Nils Malmros – Kundskabens træ AKA Tree of Knowledge (1981)


A modified review by Roger Ebert

“The Tree of Knowledge” is the truest and most moving film I have ever seen about the experience of puberty, about the little joys and great heartbreaks of the crucial first years of adolescence. It is also one of this year’s best films on any subject – a creative act of memory about exactly what it was like to be 13 in 1953.

The movie comes from Denmark, and yet it didn’t feel “foreign” to me. At first I was aware that I was watching a Danish picture, and then the universal insights of the story began to reach me so directly that I was just watching a movie about kids anywhere – it could have been made about an American suburb. Continue reading

Nils Malmros – Skønheden og udyret AKA Beauty and the Beast (1983)


When Mette and her father are left alone over the Christmas holidays to paint the new nursery the father ends up alone most of the time. The 16-year-old Mette is always off with her friends at the disco or skating, and the father does not mind until he discovers that young Jønne has taken some semi-nude photos of Mette and clearly is intending to go further in their relationship. Suddenly the father starts hanging out with Mette and her friends as they practice winter sports together – and there is hardly anything stranger, or more embarrassing, as far as Mette is concerned. It is clear that father and daughter are heading toward a change in their relationship as both have to adjust to her “growing up.” Written by Ørnås Continue reading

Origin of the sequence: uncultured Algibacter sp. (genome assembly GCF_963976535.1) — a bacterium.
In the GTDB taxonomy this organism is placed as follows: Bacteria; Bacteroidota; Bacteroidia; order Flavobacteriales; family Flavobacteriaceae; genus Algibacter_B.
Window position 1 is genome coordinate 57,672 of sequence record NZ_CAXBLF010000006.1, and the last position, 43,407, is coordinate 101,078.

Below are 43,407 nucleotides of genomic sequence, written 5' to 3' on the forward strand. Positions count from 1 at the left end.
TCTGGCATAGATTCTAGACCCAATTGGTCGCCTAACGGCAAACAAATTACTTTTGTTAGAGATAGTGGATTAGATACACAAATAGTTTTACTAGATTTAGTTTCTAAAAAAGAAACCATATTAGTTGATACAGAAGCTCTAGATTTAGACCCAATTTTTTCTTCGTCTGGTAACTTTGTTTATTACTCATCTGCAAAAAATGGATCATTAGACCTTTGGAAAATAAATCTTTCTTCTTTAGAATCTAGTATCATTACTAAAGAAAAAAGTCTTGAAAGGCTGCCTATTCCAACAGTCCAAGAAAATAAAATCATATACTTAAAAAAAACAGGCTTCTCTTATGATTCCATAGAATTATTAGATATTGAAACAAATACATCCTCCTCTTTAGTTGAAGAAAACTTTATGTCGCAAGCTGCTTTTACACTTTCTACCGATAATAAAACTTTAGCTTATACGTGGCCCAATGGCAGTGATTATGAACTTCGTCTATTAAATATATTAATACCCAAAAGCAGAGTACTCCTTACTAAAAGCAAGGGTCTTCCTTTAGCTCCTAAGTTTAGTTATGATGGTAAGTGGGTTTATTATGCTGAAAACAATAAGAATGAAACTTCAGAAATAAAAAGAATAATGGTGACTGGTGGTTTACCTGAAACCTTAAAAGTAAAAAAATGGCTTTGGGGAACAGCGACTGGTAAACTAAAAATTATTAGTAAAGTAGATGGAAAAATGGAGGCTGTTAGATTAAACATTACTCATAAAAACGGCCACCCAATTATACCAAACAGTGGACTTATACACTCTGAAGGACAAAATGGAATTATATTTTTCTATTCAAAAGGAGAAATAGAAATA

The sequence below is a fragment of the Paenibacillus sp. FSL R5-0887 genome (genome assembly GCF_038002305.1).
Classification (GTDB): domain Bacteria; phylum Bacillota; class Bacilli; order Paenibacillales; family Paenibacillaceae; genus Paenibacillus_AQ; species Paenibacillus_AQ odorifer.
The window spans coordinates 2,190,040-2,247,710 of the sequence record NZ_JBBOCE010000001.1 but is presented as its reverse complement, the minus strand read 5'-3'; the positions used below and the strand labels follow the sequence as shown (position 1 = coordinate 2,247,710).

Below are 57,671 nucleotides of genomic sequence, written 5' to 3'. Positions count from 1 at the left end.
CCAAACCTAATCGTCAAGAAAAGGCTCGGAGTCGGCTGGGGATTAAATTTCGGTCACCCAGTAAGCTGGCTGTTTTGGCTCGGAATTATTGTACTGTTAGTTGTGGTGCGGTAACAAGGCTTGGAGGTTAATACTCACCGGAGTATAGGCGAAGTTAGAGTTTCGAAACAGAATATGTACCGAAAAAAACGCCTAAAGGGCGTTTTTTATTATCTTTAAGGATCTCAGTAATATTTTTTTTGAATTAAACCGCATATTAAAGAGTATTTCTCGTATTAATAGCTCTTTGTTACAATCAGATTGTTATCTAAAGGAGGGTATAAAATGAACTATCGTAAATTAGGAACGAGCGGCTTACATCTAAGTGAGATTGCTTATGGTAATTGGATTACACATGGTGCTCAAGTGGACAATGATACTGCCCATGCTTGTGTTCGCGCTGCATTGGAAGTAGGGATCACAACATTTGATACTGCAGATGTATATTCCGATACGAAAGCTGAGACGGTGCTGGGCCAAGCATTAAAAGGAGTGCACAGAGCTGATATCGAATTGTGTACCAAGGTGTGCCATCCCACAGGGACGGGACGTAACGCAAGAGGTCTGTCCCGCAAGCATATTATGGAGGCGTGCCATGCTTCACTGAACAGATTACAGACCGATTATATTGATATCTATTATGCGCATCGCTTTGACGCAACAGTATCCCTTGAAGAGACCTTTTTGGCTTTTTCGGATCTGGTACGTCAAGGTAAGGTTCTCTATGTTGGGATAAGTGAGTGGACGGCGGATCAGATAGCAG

Nils Malmros – Kammesjukjul AKA Pal Christmas (1978)

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‘Kammesjukjul’ is a children’s Christmas movie made for television. It is basically a portrayal of the odd (in retrospect) childhood experiences which, at the time they occur, hold some mysterious significance. The movie is set at Christmas time, but the Christmas setting is not really important for the appreciation of the movie.

The plot:
Mads is not going to a Christmas tree party this year because his father’s company is way too small for that. Therefore, Mads decides to arrange his own party. He invites some of his friends and his teacher’s grandson for the party. Arranging a party is of course not easy for a young boy; it involves theft, intrigues, lying… Do Mads overcome the difficulties, or will there be no Christmas tree party? Continue reading